and is scheduled for completion in the first quarter of 2010. Investments in
other facilities have included an $8 million connector cell added to the leeds,
efficiency and lower costs.
England plant and a $9 million upgrade to the Berwick, louisiana facility.
Cameron’s long history as a developer and provider of subsea technology
supports customers’ willingness to consider new solutions to improve
efficiency and lower costs. The first commercial deployment of Cameron’s
all-electric subsea production system, CameronDC™, took place in late 2008
in Total’s k5F field in the Dutch North Sea. This landmark design represents
an evolutionary step in subsea controls technology, and is being considered
by several customers as an option for future field developments.
Cameron’s Multiple Application Re-injection System (MARS™), a unique
well intervention system that enables the integration of a variety of processing
equipment with operators’ hardware, continues to gain acceptance among
subsea operators. Bp used MARS to retrofit a subsea pump system to a
well in the gulf of Mexico using a Cameron subsea tree in an ultra-deepwater
installation. Several orders for MARS have been received from Shell for use
in the North Sea, and from Chevron for use offshore Angola, to enable scale
squeeze operations on existing subsea wells.
Cameron’s Flow Control business produces drilling and production chokes,
actuators and gear operators for valves, and surface safety systems for
Cameron and other industry manufacturers’ equipment.
During 2008, Flow Control delivered the first shipments of its new subsea
chemical injection metering valve, which was introduced in 2007. Chemical
injection allows operators to enhance flows and maximize ultimate recovery
from subsea wells; this new valve allows operators to precisely measure and
control the injection process and tailor it to the characteristics of individual
wells. Several subsea developments have incorporated this technology in the
bid process or front-end engineering phases in anticipation of cost savings
and efficiency improvements. Shipments of this new product to several
significant subsea projects are expected in 2009.
Flow Control received first orders during 2008 for its new multi-stage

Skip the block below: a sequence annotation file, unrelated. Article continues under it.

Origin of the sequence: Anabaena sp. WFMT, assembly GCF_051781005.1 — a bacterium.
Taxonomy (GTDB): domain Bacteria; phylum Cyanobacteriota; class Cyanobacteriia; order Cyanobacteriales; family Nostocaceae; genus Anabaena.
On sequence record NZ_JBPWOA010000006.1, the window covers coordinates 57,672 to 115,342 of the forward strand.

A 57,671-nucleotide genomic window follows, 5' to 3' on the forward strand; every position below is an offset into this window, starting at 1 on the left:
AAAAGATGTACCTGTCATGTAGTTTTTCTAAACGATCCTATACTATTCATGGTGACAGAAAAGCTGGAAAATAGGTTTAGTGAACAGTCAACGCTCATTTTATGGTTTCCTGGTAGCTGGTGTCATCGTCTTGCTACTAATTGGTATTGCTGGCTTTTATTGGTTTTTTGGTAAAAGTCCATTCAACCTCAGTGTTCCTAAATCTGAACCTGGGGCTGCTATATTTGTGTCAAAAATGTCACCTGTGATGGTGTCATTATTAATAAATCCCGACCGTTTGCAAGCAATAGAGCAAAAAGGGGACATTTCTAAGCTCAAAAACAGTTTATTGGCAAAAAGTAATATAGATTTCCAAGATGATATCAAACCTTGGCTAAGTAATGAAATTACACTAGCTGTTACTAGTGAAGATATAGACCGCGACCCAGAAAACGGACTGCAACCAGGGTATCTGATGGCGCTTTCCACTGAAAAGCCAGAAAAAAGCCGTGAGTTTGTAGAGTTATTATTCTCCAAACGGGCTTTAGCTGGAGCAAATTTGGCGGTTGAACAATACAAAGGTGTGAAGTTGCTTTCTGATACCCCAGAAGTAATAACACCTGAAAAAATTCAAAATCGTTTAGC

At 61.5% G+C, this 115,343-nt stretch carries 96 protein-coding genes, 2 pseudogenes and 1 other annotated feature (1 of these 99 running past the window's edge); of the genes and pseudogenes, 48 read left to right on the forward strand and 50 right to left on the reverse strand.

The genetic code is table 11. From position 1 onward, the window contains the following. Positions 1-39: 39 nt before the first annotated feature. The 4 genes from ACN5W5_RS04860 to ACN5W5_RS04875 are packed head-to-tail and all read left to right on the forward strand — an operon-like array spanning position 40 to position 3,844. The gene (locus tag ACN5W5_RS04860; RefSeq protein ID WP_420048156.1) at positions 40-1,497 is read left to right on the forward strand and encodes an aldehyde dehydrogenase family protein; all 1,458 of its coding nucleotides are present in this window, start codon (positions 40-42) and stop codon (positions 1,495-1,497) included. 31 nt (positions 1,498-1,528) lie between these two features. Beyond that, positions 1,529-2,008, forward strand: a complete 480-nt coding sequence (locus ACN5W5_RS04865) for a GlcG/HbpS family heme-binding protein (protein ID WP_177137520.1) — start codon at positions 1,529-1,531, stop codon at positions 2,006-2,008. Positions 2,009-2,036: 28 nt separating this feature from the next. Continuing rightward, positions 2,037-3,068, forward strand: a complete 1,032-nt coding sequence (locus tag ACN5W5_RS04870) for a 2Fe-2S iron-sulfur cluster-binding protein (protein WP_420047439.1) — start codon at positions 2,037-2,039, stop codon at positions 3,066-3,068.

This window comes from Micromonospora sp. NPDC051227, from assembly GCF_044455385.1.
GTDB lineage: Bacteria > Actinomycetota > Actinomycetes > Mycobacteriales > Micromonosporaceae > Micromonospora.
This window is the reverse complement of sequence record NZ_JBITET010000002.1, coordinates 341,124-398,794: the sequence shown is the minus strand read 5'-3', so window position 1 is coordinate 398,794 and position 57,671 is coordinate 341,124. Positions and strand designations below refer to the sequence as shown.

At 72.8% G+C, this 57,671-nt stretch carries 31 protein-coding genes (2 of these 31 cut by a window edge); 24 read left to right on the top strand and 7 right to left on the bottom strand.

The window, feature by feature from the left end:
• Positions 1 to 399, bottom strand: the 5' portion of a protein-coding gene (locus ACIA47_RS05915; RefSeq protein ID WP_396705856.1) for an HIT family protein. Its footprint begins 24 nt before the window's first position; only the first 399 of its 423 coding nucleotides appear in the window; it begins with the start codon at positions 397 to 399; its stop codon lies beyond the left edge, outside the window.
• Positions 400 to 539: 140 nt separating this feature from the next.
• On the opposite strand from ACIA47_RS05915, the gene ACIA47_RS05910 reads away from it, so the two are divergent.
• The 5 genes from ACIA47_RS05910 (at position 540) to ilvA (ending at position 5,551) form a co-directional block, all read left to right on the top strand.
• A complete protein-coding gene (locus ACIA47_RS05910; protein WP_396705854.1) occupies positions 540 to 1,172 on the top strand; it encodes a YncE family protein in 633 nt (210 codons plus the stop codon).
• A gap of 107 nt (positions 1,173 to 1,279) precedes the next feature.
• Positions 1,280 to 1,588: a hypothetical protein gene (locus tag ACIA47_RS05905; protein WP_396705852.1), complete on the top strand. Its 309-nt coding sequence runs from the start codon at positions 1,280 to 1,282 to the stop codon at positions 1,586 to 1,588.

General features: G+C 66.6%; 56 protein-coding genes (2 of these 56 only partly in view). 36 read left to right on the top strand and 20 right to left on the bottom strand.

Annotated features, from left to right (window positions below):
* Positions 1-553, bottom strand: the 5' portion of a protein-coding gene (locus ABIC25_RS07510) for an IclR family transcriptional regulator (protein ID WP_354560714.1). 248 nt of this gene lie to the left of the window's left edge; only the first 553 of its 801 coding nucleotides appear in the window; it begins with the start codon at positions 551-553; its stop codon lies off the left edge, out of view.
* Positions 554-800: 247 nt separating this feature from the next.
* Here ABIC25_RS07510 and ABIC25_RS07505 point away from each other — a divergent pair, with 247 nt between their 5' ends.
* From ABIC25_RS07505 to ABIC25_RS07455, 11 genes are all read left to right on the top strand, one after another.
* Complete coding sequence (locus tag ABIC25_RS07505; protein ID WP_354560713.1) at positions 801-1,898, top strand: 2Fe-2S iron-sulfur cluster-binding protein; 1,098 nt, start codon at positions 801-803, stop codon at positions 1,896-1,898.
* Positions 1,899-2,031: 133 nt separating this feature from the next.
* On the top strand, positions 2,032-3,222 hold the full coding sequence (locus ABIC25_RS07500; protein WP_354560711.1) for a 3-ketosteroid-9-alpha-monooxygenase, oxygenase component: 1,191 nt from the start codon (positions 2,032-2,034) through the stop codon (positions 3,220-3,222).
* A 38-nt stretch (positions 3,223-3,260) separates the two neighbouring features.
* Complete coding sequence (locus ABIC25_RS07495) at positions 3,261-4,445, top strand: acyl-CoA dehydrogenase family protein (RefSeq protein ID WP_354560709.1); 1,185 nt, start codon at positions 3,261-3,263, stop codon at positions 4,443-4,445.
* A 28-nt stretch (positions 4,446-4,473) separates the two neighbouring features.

surface control choke with the SIlENCER™ trim, introduced in 2007. This
unique choke valve addresses noise and velocity control issues in high
pressure drop and surge control applications, and it expands Flow Control’s
exposure into specialized, critical service applications beyond the Company’s
Two acquisitions were completed in 2008 in Flow Control. The Surface
Safety Systems business, purchased from Baker hughes in February,
was immediately accretive to the group’s profitability; and DynaTorque,
a manufacturer of manual gear operators for valves, was acquired in July,
expanding Flow Control’s product offerings.
New initiatives undertaken in 2008 included establishing a low-cost
manufacturing facility in Songjiang, China, and two new actuation and
control centers in Chengdu, China, and Edmonton, Canada. The Songjiang
facility began production of the AOp surface choke line during the year, and
additional product lines are being added in 2009 to provide a competitive
advantage during this time of economic uncertainty. The two new actuation
2008 Annual Report >>>
and control centers support the Company’s strategy of establishing lEDEEN®
as a primary supplier of quarter-turn actuators to the entire industry by
providing a strong local presence in the form of sales, service, timely delivery
and customization capabilities.
Shipments in Flow Control were up 16 percent and orders were up 40
percent during 2008. Although some portions of the shorter-cycle business
will likely be affected by the current uncertainties in the market, other product
lines with exposure to large international infrastructure projects and subsea
developments should remain relatively stable during 2009. The challenge
will be managing each of these segments in light of their specific market